So Long, Shrek!

TFK chats with Antonio Banderas, the voice of Puss in Boots, about Shrek Forever After

May 21, 2010 | By Vickie An

Everyone's favorite green grump stomps back into theaters for a fourth and final time in Shrek Forever After, also playing in IMAX 3-D. Shrek has come a long way since his days as the monster of the swamp. He married a princess, became a father and is now the biggest celebrity in Far Far Away. All he wants, though, is to feel like a "real ogre" again.

Puss hangs up his boots for a life of pampering in Shrek Forever After.
© 2010 DreamWorks Animation, LLC.
Puss hangs up his boots for a life of pampering in Shrek Forever After.

So Shrek signs a pact with the trickster Rumpelstiltskin, who promises to return him to his old life for a day. Instead, Shrek ends up in a world where Fiona is a wanted ogre, donkey is pulling carriages, and Puss in Boots is pampered and pudgy. Oh, and one more thing: Shrek was never born. Now he has 24 hours to make things right before he disappears forever. Will he succeed?

Antonio Banderas, who steps back into Puss's boots in Forever After, spoke to TFK about the end of the Shrek saga. What's next for the ogre's swashbuckling cat friend? Banderas gave TFK the scoop on that too.

TFK:

This is your third Shrek movie. What was it like stepping back into Puss's boots?

ANTONIO BANDERAS:

It has been fun from the very beginning. After we established the character in the second Shrek film, everything became very easy. At first, we did consider the possibility of providing Puss with a little voice to match his body. But then we decided to go with a bigger voice. In that contrast you can find a lot of comedy.

TFK:

What's more fun to play: a lazy and fat Puss, or a lean and limber one?

BANDERAS:

I actually had a lot of fun with this one. The cat that was so fantastically sly and smooth becomes fat! In this movie, I just love when Puss looks straight into the face of Shrek, with his eyelids halfway down, and he says [in Puss's voice], "Do I know you?" [Laughs] He has to make an effort just to stand up. And the pink ribbon is so anti-Puss in Boots.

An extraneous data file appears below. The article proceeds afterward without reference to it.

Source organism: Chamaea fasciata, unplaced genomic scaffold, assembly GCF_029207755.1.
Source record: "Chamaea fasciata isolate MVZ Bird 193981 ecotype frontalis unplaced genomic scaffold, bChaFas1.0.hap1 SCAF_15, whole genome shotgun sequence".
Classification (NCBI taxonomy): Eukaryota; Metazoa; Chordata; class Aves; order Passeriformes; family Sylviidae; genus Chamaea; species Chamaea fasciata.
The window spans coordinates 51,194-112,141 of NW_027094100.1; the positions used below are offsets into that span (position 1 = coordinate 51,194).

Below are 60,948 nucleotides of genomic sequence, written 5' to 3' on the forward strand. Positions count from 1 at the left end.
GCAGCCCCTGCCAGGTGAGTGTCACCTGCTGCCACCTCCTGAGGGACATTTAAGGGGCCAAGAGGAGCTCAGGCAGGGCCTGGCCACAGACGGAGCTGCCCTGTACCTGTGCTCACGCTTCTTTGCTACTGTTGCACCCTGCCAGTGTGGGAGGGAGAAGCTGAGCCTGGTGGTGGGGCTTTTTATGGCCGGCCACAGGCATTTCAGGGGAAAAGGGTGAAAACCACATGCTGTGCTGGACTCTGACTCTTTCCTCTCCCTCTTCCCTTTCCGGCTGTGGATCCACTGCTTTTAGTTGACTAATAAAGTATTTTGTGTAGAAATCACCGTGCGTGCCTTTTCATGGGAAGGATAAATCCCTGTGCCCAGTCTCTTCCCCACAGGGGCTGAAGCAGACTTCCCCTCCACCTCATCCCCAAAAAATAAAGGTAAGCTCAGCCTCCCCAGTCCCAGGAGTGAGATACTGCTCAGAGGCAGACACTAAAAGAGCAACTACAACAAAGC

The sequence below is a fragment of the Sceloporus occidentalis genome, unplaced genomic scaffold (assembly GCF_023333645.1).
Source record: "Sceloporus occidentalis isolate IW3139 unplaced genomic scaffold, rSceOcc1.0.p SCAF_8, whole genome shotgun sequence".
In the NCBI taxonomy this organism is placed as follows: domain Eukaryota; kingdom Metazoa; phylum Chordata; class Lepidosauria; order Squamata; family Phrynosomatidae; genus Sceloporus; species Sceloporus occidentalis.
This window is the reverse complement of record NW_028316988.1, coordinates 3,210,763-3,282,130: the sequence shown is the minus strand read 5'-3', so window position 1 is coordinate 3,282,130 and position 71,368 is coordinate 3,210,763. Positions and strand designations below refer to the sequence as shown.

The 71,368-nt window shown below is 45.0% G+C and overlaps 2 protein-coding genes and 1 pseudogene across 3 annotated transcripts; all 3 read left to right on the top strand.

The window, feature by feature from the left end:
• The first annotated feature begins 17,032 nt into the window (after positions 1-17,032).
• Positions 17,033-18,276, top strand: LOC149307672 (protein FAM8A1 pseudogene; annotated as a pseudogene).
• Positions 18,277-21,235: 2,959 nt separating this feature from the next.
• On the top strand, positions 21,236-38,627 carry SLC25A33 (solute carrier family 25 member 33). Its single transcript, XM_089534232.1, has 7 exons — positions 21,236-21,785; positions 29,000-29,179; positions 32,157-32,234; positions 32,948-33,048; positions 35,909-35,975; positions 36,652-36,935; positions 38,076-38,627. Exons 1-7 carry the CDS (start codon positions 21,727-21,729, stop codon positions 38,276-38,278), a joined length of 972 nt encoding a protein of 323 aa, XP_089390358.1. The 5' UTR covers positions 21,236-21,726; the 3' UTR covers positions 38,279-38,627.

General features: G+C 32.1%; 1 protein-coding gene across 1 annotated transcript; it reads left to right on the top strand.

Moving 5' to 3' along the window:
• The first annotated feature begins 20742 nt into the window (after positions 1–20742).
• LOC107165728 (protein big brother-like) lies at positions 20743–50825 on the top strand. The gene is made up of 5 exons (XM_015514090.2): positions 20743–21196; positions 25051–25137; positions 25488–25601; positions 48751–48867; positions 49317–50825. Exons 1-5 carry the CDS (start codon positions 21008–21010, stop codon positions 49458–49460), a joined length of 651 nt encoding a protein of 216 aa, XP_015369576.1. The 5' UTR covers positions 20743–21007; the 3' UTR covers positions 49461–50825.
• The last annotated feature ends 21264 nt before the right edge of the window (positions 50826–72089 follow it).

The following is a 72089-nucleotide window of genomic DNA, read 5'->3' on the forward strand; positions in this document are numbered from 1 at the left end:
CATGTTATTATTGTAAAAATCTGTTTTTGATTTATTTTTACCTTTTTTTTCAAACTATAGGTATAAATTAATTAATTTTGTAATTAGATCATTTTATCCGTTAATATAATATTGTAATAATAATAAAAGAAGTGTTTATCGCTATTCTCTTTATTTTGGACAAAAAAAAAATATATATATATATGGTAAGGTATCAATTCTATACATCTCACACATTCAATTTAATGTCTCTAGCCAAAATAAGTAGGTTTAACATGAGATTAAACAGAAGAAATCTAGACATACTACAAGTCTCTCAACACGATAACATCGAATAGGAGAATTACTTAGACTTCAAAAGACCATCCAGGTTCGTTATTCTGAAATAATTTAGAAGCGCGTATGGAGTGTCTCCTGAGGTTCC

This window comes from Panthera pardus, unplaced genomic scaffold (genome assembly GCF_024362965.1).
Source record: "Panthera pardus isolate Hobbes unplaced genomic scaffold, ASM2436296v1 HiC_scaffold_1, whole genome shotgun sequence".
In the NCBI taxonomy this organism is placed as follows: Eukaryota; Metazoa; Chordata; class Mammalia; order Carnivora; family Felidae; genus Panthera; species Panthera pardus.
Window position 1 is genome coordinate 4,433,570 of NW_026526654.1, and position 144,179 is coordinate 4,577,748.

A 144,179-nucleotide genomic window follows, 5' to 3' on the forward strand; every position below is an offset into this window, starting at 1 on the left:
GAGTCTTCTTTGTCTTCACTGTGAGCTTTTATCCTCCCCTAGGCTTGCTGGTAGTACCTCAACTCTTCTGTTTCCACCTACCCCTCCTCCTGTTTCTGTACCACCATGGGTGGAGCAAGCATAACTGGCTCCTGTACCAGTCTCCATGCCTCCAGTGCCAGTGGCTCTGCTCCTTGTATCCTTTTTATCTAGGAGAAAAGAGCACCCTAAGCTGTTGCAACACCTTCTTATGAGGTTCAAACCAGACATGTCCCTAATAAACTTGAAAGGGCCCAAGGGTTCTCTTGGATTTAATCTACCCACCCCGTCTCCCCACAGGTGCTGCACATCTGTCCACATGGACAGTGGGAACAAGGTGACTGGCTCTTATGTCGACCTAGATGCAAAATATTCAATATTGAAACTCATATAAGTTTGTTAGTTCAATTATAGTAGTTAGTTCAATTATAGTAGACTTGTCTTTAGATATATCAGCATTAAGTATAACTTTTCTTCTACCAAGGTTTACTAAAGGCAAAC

TFK:

How do you go from playing a character like Zorro to playing a cute and cuddly cat?

BANDERAS:

Because I never believed that I was any of those characters. Although sometimes I dream! In my career I've done practically everything, and I love that. I have done musicals, horror films, animation, action, adventure… So, I didn't have any trouble traveling from Zorro to Puss in Boots.

TFK:

What has been your favorite Shrek movie?

BANDERAS:

For the ones I've been in, my favorite is Shrek 2 and the final one. But I loved the first Shrek because it was the one that broke the ice. It was the beginning of it all, and it was totally different than what we had seen in animation. I'm really happy to be part of something that is part of American pop culture. Shrek will be around forever.

Antonio Banderas, who voices Puss in Boots, gets animated in the recording booth.
© 2010 DreamWorks Animation, LLC.
Antonio Banderas, who voices Puss in Boots, gets animated in the recording booth.

TFK:

It was recently announced that Puss in Boots is getting his own spin-off. What can you tell us about it?

BANDERAS:

We have recorded two long sessions already. It is going to be epic! [In the movie,] you will see why and how Puss in Boots became what he is today.

TFK:

Would Puss ever make a deal with Rumpelstiltskin?

BANDERAS:

He's too sly. He can read beyond this guy's purposes. But Donkey would! Donkey is very pure in a way. The cat reads people a little better. I don't think he would have done it.

TFK:

Would you take the deal?

BANDERAS:

Myself? No. I wouldn't want to do that at all. I take my life as it is with the good and the bad. If all were good, life would be boring. I wouldn't make a deal, not at all.

TFK:

Shrek meets a lot of fairytale characters on his journeys. What fairytale character would you want to be friends with?

BANDERAS:

I always liked Peter Pan. There's something about him that is very mysterious, very heroic. As a child, I remember imagining those kids flying over London and going to that world and thinking that I would like to be Peter Pan.